China's government has intelligently responded to this slowdown. With national focus and hundreds of billions of dollars in investments, they are committed to advancing their semiconductor industry while U.S. venture capital investment in semiconductors decreased 58 percent. In 2013, China launched the world's fastest supercomputer, the Tiahne-2. In 2015, after the U.S. placed an embargo on Xeon processor exports to China, it motivated them to accelerate their internal development. Today, the world's fastest supercomputer is China's Sunway TiahuLight, which is comprised of 40,000 Chinese-designed processors; dropping the Tiahne-2 to No. 2. In third place is a U.S. supercomputer, which is 5x slower than TiahuLight.

To provide a better idea of how and why, one must consider device physics. The 10-nanometer transistors in use today are much faster than the wires that connect them. But virtually all major processing chips were designed when just the opposite was true: transistors were very slow compared to the wires that connected them. That design philosophy is now baked into the industry and it is why PCs have been stuck at 3-4GHz for a decade with "incremental model year improvements" becoming the norm. Expecting processing chips designed for slow transistors and fast wires to still be a competitive design when the wires are slow and the transistors are fast, doesn't make sense.

Advanced research that requires supercomputers, drives progress in cancer research, weather forecasting, global warming modelling and national security. From IoT through laptops and cell phones, to artificial intelligence, in almost every human endeavour, high-performance processing chips have become the critical enabler and differentiator. Maybe there is still a way to exploit today's device physics.

Tachyum is unlocking the inherent performance of nanometer-size devices to deliver products that will change its $24 billion dollar target market. Tachyum is set to deliver increases of more than 10x in processing performance at fraction of the cost of any competing product. The company intends to release a major announcement within the next month or two.
Source: Tachyum

Back to Table of contents

Primeur weekly 2017-04-10

Exascale supercomputing

EUROSERVER paves the way for low-power data centres ...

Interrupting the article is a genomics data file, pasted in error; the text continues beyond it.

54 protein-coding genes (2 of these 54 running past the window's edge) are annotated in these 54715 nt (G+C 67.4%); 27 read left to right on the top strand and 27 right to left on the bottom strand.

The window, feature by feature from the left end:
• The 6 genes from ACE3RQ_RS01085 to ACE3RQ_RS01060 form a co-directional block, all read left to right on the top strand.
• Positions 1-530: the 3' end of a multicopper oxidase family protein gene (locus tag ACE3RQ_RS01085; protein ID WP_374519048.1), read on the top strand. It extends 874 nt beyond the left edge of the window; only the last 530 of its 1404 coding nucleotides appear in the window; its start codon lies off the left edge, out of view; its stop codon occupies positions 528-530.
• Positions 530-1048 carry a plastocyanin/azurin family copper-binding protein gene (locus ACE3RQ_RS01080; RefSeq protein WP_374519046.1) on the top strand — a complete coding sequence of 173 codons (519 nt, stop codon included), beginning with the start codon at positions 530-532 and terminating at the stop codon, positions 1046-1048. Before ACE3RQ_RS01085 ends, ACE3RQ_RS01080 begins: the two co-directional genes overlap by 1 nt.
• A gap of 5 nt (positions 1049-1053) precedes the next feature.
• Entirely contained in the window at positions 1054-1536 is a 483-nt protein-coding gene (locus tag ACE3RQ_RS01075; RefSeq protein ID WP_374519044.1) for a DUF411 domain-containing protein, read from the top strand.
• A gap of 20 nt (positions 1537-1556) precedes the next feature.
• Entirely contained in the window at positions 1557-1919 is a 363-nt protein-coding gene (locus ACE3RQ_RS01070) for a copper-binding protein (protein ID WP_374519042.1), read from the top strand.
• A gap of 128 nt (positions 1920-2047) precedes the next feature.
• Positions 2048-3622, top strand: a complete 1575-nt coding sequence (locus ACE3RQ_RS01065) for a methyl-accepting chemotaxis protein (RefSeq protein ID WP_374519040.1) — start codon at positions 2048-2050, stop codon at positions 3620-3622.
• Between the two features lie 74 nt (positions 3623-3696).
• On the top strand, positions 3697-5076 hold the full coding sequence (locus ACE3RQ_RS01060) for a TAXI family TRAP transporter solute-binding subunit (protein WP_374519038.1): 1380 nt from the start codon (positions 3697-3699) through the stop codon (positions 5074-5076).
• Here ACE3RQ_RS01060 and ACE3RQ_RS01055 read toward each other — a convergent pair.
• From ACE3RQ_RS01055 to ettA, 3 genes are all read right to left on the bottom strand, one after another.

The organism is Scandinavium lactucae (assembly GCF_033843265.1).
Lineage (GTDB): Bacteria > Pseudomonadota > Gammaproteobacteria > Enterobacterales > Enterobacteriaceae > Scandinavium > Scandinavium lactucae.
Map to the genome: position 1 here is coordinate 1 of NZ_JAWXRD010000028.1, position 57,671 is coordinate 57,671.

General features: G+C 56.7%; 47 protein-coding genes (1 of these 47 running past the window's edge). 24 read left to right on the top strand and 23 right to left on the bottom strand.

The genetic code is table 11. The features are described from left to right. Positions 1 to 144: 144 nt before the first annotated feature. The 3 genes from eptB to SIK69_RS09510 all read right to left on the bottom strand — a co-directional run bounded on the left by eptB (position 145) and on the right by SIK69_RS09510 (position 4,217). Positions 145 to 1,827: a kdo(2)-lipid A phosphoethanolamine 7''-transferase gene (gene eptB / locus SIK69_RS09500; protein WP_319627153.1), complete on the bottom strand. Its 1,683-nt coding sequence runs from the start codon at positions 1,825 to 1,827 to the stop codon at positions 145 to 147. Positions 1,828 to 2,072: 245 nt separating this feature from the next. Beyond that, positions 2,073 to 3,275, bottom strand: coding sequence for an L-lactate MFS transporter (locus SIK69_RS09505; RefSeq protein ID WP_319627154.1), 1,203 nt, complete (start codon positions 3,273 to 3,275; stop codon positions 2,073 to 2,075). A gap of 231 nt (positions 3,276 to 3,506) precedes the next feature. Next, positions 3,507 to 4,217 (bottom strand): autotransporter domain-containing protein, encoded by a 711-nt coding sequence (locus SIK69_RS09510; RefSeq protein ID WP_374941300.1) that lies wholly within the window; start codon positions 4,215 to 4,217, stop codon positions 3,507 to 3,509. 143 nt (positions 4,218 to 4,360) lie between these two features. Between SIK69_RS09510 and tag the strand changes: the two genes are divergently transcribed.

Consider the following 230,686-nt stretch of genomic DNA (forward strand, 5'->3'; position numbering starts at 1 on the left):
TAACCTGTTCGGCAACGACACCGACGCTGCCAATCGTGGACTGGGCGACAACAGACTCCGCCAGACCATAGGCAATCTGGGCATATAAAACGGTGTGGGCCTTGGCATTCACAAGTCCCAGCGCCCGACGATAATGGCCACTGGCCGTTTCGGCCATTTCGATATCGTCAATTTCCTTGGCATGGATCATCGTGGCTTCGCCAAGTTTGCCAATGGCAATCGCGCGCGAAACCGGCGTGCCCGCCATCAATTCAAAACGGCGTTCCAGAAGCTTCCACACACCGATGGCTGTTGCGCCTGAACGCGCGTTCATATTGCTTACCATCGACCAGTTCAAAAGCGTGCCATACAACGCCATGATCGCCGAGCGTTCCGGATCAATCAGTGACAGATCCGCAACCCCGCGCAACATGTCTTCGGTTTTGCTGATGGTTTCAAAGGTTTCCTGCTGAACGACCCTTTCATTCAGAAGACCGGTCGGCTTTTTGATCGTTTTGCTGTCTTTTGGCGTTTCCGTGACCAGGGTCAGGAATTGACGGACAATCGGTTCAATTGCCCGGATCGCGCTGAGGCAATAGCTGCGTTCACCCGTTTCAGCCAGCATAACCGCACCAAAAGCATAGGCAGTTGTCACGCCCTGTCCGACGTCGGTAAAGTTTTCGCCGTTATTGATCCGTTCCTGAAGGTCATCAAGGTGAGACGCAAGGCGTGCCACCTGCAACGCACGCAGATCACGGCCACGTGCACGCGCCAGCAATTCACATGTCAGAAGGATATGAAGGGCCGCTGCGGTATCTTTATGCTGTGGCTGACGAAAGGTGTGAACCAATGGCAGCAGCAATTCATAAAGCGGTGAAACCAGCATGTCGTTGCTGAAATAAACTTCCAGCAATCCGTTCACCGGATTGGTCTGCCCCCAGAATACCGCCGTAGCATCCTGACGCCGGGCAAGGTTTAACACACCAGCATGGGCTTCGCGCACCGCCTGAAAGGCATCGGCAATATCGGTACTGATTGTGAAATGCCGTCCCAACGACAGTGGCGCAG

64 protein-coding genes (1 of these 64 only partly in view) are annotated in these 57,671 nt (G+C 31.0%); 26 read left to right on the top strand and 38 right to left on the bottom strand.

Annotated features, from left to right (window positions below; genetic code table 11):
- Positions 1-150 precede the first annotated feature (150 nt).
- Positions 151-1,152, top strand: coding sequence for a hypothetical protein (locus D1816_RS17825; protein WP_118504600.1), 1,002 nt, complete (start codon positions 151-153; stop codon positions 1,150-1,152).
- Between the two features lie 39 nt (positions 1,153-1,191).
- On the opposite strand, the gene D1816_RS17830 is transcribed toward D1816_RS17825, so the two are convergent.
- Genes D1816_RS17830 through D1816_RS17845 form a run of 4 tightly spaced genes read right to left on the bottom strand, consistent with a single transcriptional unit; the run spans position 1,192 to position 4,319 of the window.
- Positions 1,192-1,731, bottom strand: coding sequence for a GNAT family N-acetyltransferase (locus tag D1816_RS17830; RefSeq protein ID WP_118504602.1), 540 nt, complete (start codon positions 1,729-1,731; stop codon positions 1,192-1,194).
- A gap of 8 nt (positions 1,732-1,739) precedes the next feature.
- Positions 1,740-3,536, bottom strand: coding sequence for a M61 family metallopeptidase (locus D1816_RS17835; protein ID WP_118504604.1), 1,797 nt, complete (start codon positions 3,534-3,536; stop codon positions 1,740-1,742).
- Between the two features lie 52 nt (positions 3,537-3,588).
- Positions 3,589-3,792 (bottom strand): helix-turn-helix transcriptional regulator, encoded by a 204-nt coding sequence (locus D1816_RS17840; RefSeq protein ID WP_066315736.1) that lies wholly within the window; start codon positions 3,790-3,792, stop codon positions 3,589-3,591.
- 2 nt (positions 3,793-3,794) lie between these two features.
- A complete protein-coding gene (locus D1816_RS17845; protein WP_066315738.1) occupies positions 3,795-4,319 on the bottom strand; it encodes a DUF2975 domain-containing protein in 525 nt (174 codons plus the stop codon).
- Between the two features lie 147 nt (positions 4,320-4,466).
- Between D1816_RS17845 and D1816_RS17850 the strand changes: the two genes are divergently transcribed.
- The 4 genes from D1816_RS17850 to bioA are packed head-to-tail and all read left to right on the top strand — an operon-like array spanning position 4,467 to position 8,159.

Intersect360 Research to provide USCC testimony for China's Pursuit of Next Frontier Tech hearing ...

Quantum computing

'Virtual' interferometers may overcome scale issues for optical quantum computers ...

Quantum-physical model system ...

Optics advance quantum information processing ...

Focus on Europe

A glance into the ISC 2017 Research Paper Session ...

OCF announce Iceotope as liquid cooling partner for research and academic market ...

Return of the mini-supercomputer in the Netherlands: Little Green Machine II ...

Max Planck Institute for Biophysical Chemistry chooses vSMP Foundation ...

PRACE opens SHAPE 5th Call for Proposals ...

IBM invests to accelerate innovation, collaboration and fast-track health care solutions in Finland ...

73% of academics say access to research data helps them in their work; 34% do not publish their data ...

Middleware

DDN Lustre powers University of Edinburgh accelerated genomics research ...

Hardware

Supercomputer growth drives record HPC revenue in 2016, Hyperion Research reports ...

Canada's most powerful academic supercomputer will launch at Simon Fraser University ...

Silicon Mechanics Announces Recipient of 6th Annual Research Cluster Grant ...

U.S. businesses risk falling behind as lead in global semiconductor industry threatened ...

Fujitsu and Oracle launch Fujitsu SPARC M12 servers with world's fastest per-core performance ...

IBM Researchers advance the understanding of chip reliability at IEEE International Reliability Physics Symposium ...

Applications

Artificial intelligence: Bosch and University of Amsterdam to cooperate closely ...

Cyber gene network could speed up discoveries ...

How can network analysis lead to a new way of studying court decisions? ...

IBM patents machine learning models for drug discovery ...

Clemson scientists receive $2.95 million to improve and simplify large-scale data analysis ...

New brain-inspired cybersecurity system detects 'bad apples' 100 times faster ...

Supercomputers reveal how cell membranes keep cancer-causing proteins turned off ...

The Cloud

IBM opens Budapest Software Lab to develop Cloud Video solutions ...

IBM first to deliver latest NVIDIA GPU accelerator on the Cloud to speed AI workloads ...

University of Wyoming uses Oracle Cloud to drive core mission of teaching, research, and service ...

Industry experts discuss advantages and risks of shifting data analytics to the Cloud ...